And thou shalt tell thy son: Holocaust Commemoration Day Ceremony
An enrichmentcourse in the program: Studies toward a Specialization Certificate in the Didactics of Teaching Teaching the Holocaust
An interactive and interdisciplinary ceremony for preserving the memory of the Holocaust
Teaching the Holocaust in educational settings is accomplished, in most cases, according to patterns and formats that provide the pupils with a partial, possibly distant, acquaintance with the various facets and aspects of the Holocaust. In most schools, the topic is studied in the days preceding Holocaust Commemoration Day; occasionally it is dealt with during the Holocaust Commemoration Day Ceremony itself.
In some educational institutions, the teachers who teach the subject are either devoid of motivation or lack the appropriate training that would enable them to cope with such a complex and charged topic. In most cases, this type of attitude or the inappropriate ways of teaching engender stereotypical and anarchistic learning that succeeds mainly in distancing the pupils from the topic and, in certain cases, in demeaning it.
The above comments give rise to the following questions: What can be done? How can things be changed? How can the interest, motivation and ability to identify with the topic be instilled in the pupils? How can they be taught in a different manner – a manner that is more touching, attentive, and caring? How is it possible to apply educational teaching that opens up broader horizons, thus enabling the young generation to cope on an everyday level with their existential questions as human beings and as a society, at the same time fostering their ability to listen, observe, and exhibit sensitivity toward other people?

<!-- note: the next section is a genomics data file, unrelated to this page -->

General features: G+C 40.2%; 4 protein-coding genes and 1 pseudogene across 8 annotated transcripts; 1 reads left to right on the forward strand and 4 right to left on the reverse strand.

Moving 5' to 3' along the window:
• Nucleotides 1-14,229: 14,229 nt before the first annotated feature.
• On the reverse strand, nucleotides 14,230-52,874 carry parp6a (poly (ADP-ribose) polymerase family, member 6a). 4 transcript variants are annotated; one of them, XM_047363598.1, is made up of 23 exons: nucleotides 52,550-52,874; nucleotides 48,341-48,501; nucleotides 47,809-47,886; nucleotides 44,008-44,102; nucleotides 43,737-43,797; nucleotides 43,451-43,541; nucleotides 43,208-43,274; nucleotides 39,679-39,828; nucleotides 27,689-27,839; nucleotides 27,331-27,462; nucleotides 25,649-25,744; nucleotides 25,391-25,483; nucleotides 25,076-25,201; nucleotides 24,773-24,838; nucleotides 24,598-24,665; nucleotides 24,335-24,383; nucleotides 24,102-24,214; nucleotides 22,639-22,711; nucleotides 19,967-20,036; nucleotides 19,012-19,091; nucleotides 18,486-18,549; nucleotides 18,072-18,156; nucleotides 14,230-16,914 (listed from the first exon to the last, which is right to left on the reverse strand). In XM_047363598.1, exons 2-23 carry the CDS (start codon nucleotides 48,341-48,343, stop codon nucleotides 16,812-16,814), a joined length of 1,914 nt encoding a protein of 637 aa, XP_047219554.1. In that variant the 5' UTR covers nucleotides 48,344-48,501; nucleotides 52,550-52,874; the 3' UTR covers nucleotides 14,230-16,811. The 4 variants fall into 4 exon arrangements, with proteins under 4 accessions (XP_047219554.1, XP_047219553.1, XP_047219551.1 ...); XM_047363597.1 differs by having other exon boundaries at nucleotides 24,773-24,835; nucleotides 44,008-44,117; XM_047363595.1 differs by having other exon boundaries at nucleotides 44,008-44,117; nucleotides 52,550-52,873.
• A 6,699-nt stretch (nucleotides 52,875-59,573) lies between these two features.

And thou shalt tell thy son, a course for preserving the memory of the Holocaust, aims to respond to the above questions in a manner that combines interactive and interdisciplinary activity. The course is intended for teachers who wish to touch their pupils' souls in a different way.
The course stresses the importance of the commemoration ceremony in both the personal and public discourse that deals with the familiar and charged story called the Holocaust. The way of teaching the course, in which personal experiential-creative activity is included within the overall learning framework of the topic, helps the learners identify with the topic and study it in a more personal and involved manner.
Questions pertaining to the nature of the ceremony and its relevance in our lives today, the examination and study of the Jewish ceremony through the generations, and the place of the Holocaust Commemoration Day Ceremony in the array of Jewish and universal ceremonies constitute the learning axis of the course. The course combines the theoretical-cognitive aspect with the creative-experiential aspect.
The Holocaust is a formative event in the history of both the Jewish people and of the whole of humanity. The correct study of its various components helps us create a stable democratic society and influences the entire spectrum of relations among ourselves – the members of the Jewish people, and between us and non-Jews. Thus, the topic of the Holocaust as a formative component in our personal and collective identity as human beings triggers an internal dialog about those values, a discussion that will lead us to form our image as people who are more moral, caring, tolerant, and sensitive toward others.